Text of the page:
Guest blog by Vivienne Robinson, Competition Law Consultant, Solicitor.
New rules came into force in the UK this year that require a mandatory pre-clearance be obtained from the UK Government for acquisitions that could affect national security. All buyers of businesses that operate, or make sales in, the UK need to check these rules to see whether a mandatory clearance is required before completion can take place or, alternatively, a voluntary clearance is advisable.
The new UK National Security and Investment Act 2021 requires a mandatory pre-clearance when:
- the buyer will acquire 25% or more of the shares in a company that is incorporated in the UK or, wherever incorporated, operates or makes sales in the UK (or the acquisition will take the buyer’s existing shareholding in such a company over either the 50% or 75% control threshold); and
- that company operates in one of 17 specified industry sectors. These cover traditional industries, such as defence and military, as well as critical infrastructure (i.e., communications, data infrastructure, energy and transport), and advanced technologies (i.e., artificial intelligence, robotics, computing hardware, cryptographic authentication, advanced materials, quantum technologies and synthetic biology).
Transactions that are subject to the mandatory regime but concluded without a clearance will be void and of no legal effect. Fines of up to £10 million and corporate criminal penalties can also be imposed, and directors imprisoned and/or disqualified.
Note the following important factors:
- “National security” is not defined, so giving the Government wide discretion.
- There is no de minimis threshold.
- The NSI clearance regime is in addition to the normal merger clearance process.
- The rules apply to UK buyers, too.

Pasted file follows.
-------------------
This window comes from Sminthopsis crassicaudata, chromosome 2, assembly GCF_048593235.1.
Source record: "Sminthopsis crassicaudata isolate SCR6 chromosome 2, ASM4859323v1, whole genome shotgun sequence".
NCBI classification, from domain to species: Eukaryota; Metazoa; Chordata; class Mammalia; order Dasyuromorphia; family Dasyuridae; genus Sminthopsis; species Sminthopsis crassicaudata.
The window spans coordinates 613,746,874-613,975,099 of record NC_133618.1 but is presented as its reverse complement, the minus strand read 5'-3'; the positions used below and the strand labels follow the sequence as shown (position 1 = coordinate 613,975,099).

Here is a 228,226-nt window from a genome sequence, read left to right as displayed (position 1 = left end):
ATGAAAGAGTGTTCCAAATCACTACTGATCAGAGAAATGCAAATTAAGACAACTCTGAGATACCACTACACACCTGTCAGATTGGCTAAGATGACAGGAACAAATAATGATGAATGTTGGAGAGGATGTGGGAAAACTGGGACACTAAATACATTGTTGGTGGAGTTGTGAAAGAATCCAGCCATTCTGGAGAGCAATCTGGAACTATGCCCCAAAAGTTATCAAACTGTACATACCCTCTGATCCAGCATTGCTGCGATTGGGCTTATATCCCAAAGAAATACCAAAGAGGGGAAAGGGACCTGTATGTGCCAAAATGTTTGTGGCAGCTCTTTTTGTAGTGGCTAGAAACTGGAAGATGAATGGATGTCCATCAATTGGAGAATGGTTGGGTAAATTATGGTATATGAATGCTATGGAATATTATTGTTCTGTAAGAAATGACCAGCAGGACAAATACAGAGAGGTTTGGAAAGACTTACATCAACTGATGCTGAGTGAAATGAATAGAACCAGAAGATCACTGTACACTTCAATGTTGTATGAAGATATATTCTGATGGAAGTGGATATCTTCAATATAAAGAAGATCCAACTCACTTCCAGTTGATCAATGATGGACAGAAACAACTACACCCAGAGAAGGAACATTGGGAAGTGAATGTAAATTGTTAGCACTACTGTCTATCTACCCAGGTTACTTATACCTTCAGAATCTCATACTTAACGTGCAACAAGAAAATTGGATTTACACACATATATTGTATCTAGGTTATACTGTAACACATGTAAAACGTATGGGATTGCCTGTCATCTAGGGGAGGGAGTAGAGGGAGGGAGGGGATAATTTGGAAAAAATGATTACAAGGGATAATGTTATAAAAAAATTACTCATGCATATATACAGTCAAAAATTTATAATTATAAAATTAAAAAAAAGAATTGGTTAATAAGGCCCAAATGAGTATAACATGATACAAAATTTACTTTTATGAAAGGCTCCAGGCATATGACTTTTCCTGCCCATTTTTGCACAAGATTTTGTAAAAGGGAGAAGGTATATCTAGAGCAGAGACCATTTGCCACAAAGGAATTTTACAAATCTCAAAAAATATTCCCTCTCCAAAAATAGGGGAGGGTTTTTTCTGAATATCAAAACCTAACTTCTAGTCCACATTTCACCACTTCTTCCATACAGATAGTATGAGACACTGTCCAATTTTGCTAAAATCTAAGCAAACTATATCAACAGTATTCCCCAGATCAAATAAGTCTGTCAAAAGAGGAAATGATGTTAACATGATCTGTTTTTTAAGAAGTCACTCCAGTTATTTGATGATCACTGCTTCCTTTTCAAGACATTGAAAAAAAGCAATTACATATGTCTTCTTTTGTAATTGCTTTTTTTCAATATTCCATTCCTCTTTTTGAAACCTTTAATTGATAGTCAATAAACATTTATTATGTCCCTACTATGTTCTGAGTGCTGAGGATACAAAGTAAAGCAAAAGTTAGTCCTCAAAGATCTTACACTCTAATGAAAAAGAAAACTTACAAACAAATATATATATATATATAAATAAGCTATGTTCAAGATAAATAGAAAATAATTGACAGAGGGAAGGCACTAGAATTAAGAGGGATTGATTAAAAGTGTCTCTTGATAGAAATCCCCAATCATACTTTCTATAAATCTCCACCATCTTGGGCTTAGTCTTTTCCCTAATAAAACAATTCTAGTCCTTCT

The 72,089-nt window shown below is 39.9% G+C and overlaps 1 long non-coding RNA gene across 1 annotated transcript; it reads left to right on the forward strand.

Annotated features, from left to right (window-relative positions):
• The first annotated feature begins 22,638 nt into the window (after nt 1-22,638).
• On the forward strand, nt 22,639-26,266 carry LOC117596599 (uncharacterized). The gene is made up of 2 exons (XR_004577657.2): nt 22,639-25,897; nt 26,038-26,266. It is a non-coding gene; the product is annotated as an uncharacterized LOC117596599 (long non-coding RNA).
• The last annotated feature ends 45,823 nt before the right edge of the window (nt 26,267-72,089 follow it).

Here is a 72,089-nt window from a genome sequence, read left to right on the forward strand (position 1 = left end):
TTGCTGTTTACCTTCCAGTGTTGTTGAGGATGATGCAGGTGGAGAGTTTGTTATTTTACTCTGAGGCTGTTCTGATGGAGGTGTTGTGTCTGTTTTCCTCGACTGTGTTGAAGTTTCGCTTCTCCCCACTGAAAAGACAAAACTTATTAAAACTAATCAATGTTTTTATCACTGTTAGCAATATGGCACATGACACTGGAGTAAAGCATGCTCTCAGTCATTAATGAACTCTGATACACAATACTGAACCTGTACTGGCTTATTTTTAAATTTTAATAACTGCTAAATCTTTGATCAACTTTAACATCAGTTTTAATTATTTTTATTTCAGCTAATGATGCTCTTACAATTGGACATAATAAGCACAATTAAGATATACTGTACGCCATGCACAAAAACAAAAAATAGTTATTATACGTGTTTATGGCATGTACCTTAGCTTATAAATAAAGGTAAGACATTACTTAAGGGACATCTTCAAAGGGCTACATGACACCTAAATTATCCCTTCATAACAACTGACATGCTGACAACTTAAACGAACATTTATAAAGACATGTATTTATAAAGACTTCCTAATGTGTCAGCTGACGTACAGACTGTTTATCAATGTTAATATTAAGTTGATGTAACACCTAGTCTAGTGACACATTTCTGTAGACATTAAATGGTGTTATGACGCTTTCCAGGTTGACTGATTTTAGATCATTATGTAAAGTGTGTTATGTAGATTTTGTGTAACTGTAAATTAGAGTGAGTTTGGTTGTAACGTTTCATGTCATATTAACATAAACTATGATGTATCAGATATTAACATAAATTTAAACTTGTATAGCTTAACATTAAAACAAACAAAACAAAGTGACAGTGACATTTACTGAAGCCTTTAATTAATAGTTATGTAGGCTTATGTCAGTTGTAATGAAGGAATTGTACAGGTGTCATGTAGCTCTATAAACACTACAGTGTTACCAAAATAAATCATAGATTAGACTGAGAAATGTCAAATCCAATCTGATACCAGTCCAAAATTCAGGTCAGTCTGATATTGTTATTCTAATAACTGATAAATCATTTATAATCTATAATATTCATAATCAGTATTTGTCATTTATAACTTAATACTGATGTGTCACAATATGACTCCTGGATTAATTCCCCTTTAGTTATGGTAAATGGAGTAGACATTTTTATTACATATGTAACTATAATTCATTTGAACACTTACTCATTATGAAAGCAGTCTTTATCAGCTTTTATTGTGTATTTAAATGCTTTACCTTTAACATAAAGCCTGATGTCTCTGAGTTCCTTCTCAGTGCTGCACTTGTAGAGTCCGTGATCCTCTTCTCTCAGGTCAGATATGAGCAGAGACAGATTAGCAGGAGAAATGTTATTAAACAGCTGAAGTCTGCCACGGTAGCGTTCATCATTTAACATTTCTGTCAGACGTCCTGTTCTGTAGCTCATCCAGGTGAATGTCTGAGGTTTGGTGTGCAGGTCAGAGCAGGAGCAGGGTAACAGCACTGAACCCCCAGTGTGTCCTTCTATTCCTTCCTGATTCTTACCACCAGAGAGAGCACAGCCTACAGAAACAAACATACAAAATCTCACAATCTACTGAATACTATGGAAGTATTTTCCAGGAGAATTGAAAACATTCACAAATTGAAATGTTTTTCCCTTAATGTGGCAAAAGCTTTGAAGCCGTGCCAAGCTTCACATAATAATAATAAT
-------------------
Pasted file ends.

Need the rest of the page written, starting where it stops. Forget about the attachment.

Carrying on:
Many transactions can still be called in for investigation by the Government for up to five years post-completion. This risk is particularly relevant to acquisitions of assets, land, IP, businesses operating other than as companies, and acquisitions of interests of less than 25%. To raise a national security concern, though, the acquisition is still likely to need to affect one of the 17 sectors or a related market or industry.
By making a voluntary application, the risk of future intervention is removed.
The Government will allow the parties to make an application for clearance, once it has decided that their filing is complete (for which it is not subject to any deadline). Once the application has been formally filed, the Government has 30 working days to decide whether to “call in” the acquisition for further investigation. If it does, it then has a further 45 working days to decide whether to impose remedies or restrictions. Further extensions may be agreed between the parties.
The implications of the new rules are very far reaching. For deals affecting the UK, sellers, buyers and investors will need help with:
- due diligence to see if any part of the company or group being acquired operates in one of the 17 sectors;
- drafting appropriate clauses for the sale and purchase agreement, e.g., a condition precedent and, possibly, warranties;
- deciding what delays the clearance application could cause to the deal timetable; and
- preparing the application and handling any subsequent investigation.